Carol Mackey died Friday night February 5, 2021 at Sombrillo Nursing and Rehabilitation Center in Los Alamos, New Mexico. She was 85 years old, in late-stage Alzheimer’s, with a broken hip that wouldn’t heal, and had Covid. Her illness was very mild, and she faded away over two weeks with no pain and little fanfare. Her beloved husband of 57 years, Bill Mackey, has been gone for eight years and she longed for nothing more than to be with him again.
A lifelong Presbyterian with an ecumenical heart and an inquiring mind, Carol believed in a kind and benevolent God who offered love to all and judgment to none. Carol met Bill at a lakeside keg party near Denton, Texas in 1953 when she was barely 18. Bill was an older BMOC (big man on campus) involved in student government, a returning veteran, and a hard partier. Upon discovering that night that he also was Presbyterian, she arranged to meet Bill at church the next morning. He did not show up. She forgave him, but when he eventually brought up the topic of marriage, she wasn’t sure.
In the summer of 1955, Bill wrote Carol a letter asking what kind of car she would buy if she were buying a car. She answered that she would get a turquoise and white Crown Victoria. He showed up in Pampa, Texas a few weeks later driving a turquoise and white Crown Victoria. They were married at the Presbyterian Church in Denton December 30.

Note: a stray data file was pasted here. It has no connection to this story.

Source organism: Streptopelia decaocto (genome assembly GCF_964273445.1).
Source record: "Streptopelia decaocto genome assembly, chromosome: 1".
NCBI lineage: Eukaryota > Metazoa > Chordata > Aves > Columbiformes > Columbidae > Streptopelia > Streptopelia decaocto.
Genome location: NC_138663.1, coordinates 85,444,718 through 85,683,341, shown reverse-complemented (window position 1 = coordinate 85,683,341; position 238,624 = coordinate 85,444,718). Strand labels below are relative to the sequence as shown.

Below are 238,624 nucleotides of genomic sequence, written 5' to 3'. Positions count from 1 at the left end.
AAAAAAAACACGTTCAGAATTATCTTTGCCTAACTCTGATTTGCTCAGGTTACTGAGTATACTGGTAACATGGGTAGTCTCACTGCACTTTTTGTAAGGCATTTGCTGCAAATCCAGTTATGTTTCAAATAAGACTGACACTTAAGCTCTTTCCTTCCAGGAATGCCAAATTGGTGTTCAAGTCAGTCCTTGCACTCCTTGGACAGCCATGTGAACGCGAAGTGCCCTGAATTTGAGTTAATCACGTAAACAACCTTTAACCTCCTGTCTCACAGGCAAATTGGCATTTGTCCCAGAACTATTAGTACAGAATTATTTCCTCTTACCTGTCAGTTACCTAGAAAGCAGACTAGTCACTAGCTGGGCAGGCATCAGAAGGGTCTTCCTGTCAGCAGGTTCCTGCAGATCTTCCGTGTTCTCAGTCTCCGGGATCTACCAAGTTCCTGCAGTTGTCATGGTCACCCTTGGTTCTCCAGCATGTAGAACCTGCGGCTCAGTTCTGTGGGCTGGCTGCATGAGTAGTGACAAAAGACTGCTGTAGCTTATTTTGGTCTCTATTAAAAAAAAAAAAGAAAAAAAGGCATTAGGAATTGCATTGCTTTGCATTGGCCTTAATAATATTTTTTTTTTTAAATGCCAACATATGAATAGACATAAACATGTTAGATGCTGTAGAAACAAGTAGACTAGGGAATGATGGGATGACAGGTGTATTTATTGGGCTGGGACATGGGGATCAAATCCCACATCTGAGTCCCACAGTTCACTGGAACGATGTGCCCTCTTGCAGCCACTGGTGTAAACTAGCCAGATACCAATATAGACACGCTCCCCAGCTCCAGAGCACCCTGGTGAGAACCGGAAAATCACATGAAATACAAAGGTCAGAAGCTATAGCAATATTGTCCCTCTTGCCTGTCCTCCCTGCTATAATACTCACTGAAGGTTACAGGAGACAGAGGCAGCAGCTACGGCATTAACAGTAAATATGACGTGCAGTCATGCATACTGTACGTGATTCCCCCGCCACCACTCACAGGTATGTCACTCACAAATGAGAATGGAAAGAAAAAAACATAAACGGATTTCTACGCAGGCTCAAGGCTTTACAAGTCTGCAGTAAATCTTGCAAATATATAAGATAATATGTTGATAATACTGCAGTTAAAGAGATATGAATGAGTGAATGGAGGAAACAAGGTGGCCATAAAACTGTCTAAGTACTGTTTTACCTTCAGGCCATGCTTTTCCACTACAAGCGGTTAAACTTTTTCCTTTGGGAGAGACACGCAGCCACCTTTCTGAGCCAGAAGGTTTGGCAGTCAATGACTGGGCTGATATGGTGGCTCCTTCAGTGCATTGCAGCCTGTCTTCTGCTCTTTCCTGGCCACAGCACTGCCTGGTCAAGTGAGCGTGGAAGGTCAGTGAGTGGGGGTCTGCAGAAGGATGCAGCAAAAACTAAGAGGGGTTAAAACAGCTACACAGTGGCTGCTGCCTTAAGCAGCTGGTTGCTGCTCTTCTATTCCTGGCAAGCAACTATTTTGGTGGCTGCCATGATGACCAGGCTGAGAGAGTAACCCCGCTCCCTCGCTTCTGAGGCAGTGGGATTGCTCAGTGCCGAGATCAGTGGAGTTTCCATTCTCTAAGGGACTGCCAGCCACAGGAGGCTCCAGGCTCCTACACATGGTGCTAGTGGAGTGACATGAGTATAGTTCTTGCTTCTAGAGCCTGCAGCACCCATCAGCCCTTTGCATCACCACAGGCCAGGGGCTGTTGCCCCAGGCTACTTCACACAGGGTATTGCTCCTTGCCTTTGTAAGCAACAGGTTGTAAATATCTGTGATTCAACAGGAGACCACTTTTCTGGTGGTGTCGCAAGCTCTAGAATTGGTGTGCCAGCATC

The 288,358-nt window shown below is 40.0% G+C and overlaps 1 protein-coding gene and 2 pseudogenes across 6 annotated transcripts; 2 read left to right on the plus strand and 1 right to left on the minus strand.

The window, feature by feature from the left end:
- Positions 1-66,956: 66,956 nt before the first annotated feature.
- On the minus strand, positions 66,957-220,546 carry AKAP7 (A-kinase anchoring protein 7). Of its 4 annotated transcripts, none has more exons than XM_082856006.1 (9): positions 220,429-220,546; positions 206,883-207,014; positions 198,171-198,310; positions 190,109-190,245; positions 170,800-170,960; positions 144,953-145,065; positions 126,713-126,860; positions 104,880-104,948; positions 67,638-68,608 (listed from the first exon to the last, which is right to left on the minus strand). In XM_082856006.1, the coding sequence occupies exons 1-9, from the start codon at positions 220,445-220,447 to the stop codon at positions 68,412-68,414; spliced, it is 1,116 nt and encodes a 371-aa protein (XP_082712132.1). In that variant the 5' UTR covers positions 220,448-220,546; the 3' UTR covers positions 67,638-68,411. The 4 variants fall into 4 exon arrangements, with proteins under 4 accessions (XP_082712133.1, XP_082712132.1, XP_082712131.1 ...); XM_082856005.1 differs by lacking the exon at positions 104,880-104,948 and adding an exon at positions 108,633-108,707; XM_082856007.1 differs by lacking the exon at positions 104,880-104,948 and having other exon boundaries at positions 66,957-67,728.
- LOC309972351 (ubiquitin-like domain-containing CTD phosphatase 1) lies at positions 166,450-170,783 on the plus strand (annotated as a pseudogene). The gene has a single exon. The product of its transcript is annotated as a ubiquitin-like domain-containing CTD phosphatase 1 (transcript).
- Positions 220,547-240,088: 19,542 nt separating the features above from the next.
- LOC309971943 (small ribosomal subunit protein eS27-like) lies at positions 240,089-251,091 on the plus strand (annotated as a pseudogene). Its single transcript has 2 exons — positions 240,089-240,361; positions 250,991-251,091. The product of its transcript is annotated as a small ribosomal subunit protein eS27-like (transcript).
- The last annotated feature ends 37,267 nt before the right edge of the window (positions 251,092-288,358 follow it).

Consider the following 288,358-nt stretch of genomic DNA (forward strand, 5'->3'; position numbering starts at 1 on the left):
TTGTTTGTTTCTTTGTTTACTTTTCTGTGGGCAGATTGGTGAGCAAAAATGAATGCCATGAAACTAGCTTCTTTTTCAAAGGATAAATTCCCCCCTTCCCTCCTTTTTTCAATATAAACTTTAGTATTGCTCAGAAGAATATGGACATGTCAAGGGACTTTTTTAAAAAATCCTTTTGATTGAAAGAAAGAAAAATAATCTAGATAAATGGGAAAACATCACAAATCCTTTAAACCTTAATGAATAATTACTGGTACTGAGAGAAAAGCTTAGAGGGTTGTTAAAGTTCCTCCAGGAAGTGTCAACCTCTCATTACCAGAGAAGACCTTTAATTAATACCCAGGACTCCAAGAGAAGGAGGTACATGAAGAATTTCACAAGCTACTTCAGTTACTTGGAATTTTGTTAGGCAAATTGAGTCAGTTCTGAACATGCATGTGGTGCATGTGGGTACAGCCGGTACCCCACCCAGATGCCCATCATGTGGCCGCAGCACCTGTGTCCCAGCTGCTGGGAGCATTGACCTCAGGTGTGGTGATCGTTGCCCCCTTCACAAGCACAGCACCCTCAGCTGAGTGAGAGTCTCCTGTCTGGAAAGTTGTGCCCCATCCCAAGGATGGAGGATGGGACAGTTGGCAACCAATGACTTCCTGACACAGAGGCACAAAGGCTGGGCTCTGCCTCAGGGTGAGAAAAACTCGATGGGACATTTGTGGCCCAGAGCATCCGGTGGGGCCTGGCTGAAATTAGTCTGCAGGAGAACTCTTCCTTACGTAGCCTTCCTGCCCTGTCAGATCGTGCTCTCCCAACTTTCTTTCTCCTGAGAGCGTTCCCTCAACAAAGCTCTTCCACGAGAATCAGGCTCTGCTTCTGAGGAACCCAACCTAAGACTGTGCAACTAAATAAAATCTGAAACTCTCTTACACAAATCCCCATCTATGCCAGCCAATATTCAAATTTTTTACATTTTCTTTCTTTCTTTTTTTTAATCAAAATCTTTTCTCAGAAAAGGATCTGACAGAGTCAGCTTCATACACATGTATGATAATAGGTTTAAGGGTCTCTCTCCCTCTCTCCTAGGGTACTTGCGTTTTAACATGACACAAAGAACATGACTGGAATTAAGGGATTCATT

The story of how they met and how they decided to marry is vital to understanding who Carol was and who Bill and Carol were together. Carol was not defined by her husband, but her story is inextricably entwined with him, just as their story is blended with their children and friends in Pampa, at Ghost Ranch, and with the Cumbres and Toltec Scenic Railroad and St Jerome’s Episcopal Church in Chama. Bill called her the Lone Arranger, because she always had a plan and it was always an interesting one. As a couple, they were a powerful force for all things good and kind, but were also pragmatic and capable. They had tremendous fun sitting around a campfire or a living room swapping stories with family and their many friends.
Although Carol left this world quietly, she did not live a quiet life. Laughter, music, and storytelling are part of the legacy she left with us. Mother believed in eating dessert first. She loved a good pun, wrote perfectly metered doggerel, and made friends into family with an ease that defied her internal fears. Her ability to connect was even more extraordinary because of those fears. Hundreds of people call her their friend or mentor. Dozens of people with no blood ties consider her another mother or sister or grandmother. She always found a meal or a bed for anyone we brought home.